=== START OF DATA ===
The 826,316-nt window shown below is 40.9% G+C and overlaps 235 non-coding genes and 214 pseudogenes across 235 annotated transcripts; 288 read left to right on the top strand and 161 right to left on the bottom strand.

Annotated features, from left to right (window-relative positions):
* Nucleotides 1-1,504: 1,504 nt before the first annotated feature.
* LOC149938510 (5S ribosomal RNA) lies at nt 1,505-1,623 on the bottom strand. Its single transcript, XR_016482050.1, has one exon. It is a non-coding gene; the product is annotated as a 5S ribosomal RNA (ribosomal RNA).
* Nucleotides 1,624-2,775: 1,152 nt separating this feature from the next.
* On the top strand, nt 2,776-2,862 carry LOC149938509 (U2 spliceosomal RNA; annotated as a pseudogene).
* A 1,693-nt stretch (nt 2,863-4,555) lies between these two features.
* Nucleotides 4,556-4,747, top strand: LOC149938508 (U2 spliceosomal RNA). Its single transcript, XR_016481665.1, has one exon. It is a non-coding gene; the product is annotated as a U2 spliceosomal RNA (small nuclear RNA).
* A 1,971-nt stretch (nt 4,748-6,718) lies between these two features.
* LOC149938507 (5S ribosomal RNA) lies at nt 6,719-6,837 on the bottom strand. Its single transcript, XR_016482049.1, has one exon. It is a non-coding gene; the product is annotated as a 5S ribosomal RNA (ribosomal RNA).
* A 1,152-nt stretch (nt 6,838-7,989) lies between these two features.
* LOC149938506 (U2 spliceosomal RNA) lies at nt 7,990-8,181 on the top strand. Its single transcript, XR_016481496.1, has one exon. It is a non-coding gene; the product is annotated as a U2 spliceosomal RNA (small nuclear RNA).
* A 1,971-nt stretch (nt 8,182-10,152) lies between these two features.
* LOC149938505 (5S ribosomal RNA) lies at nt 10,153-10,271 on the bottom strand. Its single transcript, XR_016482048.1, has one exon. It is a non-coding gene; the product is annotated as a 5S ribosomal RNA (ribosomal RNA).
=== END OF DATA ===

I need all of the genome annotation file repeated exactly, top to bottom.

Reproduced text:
The 826,316-nt window shown below is 40.9% G+C and overlaps 235 non-coding genes and 214 pseudogenes across 235 annotated transcripts; 288 read left to right on the top strand and 161 right to left on the bottom strand.

Annotated features, from left to right (window-relative positions):
* Nucleotides 1-1,504: 1,504 nt before the first annotated feature.
* LOC149938510 (5S ribosomal RNA) lies at nt 1,505-1,623 on the bottom strand. Its single transcript, XR_016482050.1, has one exon. It is a non-coding gene; the product is annotated as a 5S ribosomal RNA (ribosomal RNA).
* Nucleotides 1,624-2,775: 1,152 nt separating this feature from the next.
* On the top strand, nt 2,776-2,862 carry LOC149938509 (U2 spliceosomal RNA; annotated as a pseudogene).
* A 1,693-nt stretch (nt 2,863-4,555) lies between these two features.
* Nucleotides 4,556-4,747, top strand: LOC149938508 (U2 spliceosomal RNA). Its single transcript, XR_016481665.1, has one exon. It is a non-coding gene; the product is annotated as a U2 spliceosomal RNA (small nuclear RNA).
* A 1,971-nt stretch (nt 4,748-6,718) lies between these two features.
* LOC149938507 (5S ribosomal RNA) lies at nt 6,719-6,837 on the bottom strand. Its single transcript, XR_016482049.1, has one exon. It is a non-coding gene; the product is annotated as a 5S ribosomal RNA (ribosomal RNA).
* A 1,152-nt stretch (nt 6,838-7,989) lies between these two features.
* LOC149938506 (U2 spliceosomal RNA) lies at nt 7,990-8,181 on the top strand. Its single transcript, XR_016481496.1, has one exon. It is a non-coding gene; the product is annotated as a U2 spliceosomal RNA (small nuclear RNA).
* A 1,971-nt stretch (nt 8,182-10,152) lies between these two features.
* LOC149938505 (5S ribosomal RNA) lies at nt 10,153-10,271 on the bottom strand. Its single transcript, XR_016482048.1, has one exon. It is a non-coding gene; the product is annotated as a 5S ribosomal RNA (ribosomal RNA).